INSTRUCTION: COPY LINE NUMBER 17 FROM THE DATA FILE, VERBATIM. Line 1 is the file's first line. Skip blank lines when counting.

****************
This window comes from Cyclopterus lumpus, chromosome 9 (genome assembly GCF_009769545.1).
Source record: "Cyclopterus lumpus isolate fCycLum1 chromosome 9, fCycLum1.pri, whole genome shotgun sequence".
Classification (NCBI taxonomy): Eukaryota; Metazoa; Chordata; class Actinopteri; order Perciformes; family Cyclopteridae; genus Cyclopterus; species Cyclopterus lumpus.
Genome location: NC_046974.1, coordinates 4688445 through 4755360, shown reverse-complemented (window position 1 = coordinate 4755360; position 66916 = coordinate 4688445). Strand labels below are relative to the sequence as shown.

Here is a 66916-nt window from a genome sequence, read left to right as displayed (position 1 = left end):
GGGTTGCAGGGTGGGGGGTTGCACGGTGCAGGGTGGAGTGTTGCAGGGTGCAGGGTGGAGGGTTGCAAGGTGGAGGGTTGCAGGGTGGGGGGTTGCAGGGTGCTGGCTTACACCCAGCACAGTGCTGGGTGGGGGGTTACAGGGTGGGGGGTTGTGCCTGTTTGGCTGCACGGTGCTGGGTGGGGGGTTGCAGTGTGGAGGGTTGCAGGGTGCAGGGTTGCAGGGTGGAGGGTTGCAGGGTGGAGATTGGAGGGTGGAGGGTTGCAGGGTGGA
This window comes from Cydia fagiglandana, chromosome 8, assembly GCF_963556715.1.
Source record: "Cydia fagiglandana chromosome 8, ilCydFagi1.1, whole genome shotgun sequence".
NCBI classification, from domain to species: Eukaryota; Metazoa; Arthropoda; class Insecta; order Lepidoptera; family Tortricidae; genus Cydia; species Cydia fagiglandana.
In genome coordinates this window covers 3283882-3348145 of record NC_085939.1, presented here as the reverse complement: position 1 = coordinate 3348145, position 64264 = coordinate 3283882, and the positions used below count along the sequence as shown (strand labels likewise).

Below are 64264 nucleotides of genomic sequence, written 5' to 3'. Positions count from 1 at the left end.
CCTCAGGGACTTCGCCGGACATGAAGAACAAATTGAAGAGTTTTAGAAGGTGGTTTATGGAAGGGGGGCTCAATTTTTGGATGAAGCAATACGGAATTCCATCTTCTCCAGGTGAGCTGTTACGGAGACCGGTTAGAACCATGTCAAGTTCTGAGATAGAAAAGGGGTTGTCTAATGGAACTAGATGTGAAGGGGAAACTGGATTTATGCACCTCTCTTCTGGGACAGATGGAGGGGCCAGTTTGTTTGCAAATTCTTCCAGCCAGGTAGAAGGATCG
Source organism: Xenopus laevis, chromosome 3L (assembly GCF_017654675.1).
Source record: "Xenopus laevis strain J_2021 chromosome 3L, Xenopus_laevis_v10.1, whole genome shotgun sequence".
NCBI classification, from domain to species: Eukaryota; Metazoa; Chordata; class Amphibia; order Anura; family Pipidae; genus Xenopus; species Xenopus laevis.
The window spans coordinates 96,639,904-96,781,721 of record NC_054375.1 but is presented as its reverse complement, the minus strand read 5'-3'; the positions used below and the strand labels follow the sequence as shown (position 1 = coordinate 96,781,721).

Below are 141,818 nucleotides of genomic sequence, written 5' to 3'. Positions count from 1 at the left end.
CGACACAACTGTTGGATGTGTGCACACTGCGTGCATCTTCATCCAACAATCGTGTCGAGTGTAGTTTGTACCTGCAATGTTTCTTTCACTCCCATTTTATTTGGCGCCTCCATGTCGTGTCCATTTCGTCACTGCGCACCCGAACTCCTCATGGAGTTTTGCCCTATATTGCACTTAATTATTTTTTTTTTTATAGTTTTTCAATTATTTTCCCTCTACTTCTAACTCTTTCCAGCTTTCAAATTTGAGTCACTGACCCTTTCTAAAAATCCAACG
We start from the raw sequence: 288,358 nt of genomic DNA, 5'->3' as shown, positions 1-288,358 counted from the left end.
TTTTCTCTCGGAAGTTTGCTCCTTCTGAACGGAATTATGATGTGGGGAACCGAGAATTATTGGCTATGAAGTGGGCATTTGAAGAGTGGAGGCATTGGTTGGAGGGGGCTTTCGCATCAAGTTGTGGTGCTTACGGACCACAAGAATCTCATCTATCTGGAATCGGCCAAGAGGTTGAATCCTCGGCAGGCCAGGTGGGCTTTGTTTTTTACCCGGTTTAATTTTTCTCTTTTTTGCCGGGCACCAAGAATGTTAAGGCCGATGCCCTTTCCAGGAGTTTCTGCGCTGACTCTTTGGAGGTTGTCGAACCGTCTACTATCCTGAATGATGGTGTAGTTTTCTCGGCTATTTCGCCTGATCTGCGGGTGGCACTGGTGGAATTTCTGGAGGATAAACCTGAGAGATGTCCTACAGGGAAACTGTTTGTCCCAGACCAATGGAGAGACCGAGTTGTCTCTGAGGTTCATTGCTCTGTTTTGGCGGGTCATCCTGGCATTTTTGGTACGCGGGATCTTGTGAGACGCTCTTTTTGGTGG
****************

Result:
Below are 141,818 nucleotides of genomic sequence, written 5' to 3'. Positions count from 1 at the left end.